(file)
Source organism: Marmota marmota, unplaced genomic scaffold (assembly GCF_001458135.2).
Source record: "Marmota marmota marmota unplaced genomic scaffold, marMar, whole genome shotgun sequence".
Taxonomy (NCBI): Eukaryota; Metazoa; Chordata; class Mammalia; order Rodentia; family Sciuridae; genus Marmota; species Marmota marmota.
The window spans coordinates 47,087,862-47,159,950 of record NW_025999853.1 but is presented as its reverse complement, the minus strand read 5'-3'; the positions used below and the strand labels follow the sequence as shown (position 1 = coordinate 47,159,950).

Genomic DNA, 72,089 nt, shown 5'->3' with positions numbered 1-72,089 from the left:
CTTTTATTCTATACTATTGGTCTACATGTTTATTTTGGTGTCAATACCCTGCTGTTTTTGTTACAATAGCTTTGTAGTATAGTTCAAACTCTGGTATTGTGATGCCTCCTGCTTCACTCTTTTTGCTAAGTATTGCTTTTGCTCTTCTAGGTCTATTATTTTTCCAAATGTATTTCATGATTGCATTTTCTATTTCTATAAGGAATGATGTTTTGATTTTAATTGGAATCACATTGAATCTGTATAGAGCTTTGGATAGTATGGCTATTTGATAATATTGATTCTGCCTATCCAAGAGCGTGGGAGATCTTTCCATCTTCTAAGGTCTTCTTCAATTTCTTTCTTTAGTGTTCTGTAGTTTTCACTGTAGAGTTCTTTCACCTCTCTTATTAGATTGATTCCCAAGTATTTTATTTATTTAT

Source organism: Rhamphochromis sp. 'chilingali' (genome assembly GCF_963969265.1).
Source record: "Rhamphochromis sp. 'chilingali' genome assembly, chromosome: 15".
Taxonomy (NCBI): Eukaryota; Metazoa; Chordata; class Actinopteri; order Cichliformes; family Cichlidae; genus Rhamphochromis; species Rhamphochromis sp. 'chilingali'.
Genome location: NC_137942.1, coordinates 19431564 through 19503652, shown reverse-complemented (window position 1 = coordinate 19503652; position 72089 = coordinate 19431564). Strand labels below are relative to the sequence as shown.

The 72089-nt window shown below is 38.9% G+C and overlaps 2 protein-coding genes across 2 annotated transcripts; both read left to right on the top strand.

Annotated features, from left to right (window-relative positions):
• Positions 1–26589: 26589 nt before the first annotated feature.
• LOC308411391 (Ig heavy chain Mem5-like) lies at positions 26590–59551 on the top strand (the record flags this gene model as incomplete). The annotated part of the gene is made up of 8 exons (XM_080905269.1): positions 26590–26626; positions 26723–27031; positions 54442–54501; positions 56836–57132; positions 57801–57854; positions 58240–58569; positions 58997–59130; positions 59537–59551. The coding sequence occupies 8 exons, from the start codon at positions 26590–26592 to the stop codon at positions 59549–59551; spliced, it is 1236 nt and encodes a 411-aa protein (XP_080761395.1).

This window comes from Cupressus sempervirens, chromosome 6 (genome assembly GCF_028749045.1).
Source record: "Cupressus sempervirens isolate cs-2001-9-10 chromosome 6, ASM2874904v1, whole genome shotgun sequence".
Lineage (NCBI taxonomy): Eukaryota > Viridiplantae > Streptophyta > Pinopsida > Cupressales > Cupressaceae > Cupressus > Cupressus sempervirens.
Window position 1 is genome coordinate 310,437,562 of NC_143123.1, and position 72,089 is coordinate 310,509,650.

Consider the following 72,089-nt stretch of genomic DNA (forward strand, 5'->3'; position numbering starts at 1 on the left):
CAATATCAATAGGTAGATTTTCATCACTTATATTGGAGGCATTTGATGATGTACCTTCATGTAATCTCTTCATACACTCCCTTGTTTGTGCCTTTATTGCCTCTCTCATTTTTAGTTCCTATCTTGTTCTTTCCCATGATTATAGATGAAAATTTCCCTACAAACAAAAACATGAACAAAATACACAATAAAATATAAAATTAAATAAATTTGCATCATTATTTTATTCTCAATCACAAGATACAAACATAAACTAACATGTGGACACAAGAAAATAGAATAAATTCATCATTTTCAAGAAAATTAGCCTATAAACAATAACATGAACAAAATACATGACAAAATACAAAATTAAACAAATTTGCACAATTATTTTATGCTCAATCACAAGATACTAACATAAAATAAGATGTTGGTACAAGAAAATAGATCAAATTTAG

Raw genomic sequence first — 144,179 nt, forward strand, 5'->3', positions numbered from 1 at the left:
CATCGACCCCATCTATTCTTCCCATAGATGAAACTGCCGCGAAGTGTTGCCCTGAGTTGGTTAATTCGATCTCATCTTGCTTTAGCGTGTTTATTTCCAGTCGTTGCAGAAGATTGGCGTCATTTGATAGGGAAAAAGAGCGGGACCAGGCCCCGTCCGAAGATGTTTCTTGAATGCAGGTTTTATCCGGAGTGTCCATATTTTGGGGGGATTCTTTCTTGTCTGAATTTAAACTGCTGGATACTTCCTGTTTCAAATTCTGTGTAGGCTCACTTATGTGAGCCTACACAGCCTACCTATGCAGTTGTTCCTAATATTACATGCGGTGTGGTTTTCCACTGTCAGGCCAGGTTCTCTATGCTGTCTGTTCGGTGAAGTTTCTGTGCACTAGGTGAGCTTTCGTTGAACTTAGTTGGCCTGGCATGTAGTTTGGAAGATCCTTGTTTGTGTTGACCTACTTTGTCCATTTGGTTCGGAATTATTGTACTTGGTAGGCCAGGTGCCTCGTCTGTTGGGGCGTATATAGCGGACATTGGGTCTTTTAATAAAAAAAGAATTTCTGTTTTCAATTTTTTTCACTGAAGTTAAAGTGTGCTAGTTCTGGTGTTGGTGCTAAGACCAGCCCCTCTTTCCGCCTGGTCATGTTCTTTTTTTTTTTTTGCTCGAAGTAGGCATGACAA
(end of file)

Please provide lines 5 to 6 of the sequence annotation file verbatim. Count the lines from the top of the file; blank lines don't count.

Genomic DNA, 72,089 nt, shown 5'->3' with positions numbered 1-72,089 from the left:
CTTTTATTCTATACTATTGGTCTACATGTTTATTTTGGTGTCAATACCCTGCTGTTTTTGTTACAATAGCTTTGTAGTATAGTTCAAACTCTGGTATTGTGATGCCTCCTGCTTCACTCTTTTTGCTAAGTATTGCTTTTGCTCTTCTAGGTCTATTATTTTTCCAAATGTATTTCATGATTGCATTTTCTATTTCTATAAGGAATGATGTTTTGATTTTAATTGGAATCACATTGAATCTGTATAGAGCTTTGGATAGTATGGCTATTTGATAATATTGATTCTGCCTATCCAAGAGCGTGGGAGATCTTTCCATCTTCTAAGGTCTTCTTCAATTTCTTTCTTTAGTGTTCTGTAGTTTTCACTGTAGAGTTCTTTCACCTCTCTTATTAGATTGATTCCCAAGTATTTTATTTATTTAT